I'm not too worried about the quality of Chinese parts catching up to those made in America. China's edge in manufacturing comes from its slave labor workforce, not from any kind of mechanization or efficiency advantage. And guess what those workers will want as Chinese firms become more and more profitable? More money.

        I think it is quite the opposite of what you said. China will be forced to innovate to compete since they will no longer have their dirt cheap migrant workforce to fall back on. Innovation is not one of the strengths of Chinese industry; just look at their most advanced fighters - they're mostly copies of American and Russian designs. They will have to go on the defensive sooner or later.

        Between manufacturing and intellectual property, I'd take intellectual property any day of the week. Just look at the iPhone - it's made in China, counts against us on the balance sheet, and yet just $6 of the cost per unit is actually spent on manufacturing it. The rest went to the engineers and designers who dreamed it up. Yes, manufacturing EVERYTHING in China isn't great for the future of US manufacturing but the future of American industry is hardly as dim as some people make it out to be.
        • 4 Years Ago
        Just watch, those Chinese knockoffs will get better and better, they'll go up in price little by little but always undercut those parts made in the U.S.

        Those that hold out for American parts but don't care that they were made here will be persuaded into just buying the slightly cheaper Chinese ones because their quality will improve. The American companies will go out of business and be unable to support their local economies, more people here lose their jobs.

        It's been done before by other countries, it happened with Japan in electronics and appliances, it nearly killed the U.S. car industry. It will continue on until we are the ones with an overall poor standard of living, no middle class, and willing to work for pennies to try to survive.
      • 4 Years Ago
      I was just wondering how you obtained the report from Automotive News China. Could someone kindly send me a link? Thanks!
      • 4 Years Ago
      • 4 Years Ago
      I'm in the auto industry. Very few people in the general public know about the requirement the China government has for nearly every part being shipped into their country. You basically need to hand over the drawings, math data, and they can even force a review of how you manufacture the part at your supplier. You need their approval and "CCC" mark before the part can be imported. They know immediately how to make the part and you are up the proverbial "creek" without a paddle. And people are shocked to hear how they copy everything? It's a requirement of their government!!!!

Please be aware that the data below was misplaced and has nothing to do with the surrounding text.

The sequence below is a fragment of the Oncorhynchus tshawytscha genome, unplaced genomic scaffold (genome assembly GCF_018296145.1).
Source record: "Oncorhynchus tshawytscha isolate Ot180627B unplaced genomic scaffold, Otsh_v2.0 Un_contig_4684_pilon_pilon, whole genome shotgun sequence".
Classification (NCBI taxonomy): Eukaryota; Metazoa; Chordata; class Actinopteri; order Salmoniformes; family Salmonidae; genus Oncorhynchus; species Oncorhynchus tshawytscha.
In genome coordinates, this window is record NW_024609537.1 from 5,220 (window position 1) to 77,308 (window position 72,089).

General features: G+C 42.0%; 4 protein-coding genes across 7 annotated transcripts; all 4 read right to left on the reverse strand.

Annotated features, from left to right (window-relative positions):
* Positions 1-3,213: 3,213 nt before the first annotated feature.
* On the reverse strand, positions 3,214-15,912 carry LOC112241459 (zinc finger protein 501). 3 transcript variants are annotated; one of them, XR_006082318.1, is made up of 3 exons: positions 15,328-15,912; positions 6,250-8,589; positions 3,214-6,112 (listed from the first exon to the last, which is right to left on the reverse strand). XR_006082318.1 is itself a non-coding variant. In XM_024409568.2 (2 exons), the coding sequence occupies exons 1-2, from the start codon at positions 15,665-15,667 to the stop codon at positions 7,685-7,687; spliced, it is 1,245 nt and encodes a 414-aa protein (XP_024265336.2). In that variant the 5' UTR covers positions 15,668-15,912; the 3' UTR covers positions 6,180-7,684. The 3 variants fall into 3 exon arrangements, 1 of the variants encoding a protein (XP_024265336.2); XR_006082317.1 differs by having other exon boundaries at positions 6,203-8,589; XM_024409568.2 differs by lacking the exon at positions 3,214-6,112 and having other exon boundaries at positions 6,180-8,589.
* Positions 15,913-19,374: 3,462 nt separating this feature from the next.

• 4 Years Ago
      this is why I began buying dealer parts for my cars.

      I got tired of replacing things twice and sometimes three times (costing me the same as one original OE part then). Forget mail order reproduction parts and cheap auto part store crap.
      • 4 Years Ago

      I LOVE how almost every time a story gets posted about China and its counterfeited wares, you always get some Chinese-national or some pro-China supporter coming in here saying "no, that's not right, your just racist" or some other nonsense like that. And yet here we are with this wonderful statistic:

      "...China is responsible for a hefty 83 percent of the world's counterfeit parts..."

        • 4 Years Ago
        What you call nonsense most others would call reason. You can blame China all you want, but the buyer's fault as much it is the producer's. Companies are KNOWINGLY purchasing these counterfeits.

        I'm not supporting China at all, FACT is that nobody is forcing anyone to buy anything, if you don't like it don't buy it, simple as that. Just don't come on blogs with your repetitive xenophobic asshat rants as if China is holding the world hostage.

        As for that statistic, some sources would be nice.
        • 4 Years Ago
        Tell me about it. I work in an industry flooded with Chinese knockoffs of American parts, many of which are used for critical loadbearing tasks.

        My question is how do you tell the Chinese counterfeit from the legitimate Chinese part? The article says they use inferior quality steel and rubber, but I'm sure the materials found in the real (made in China) deal aren't first rate either. Just look what finds its way into toys.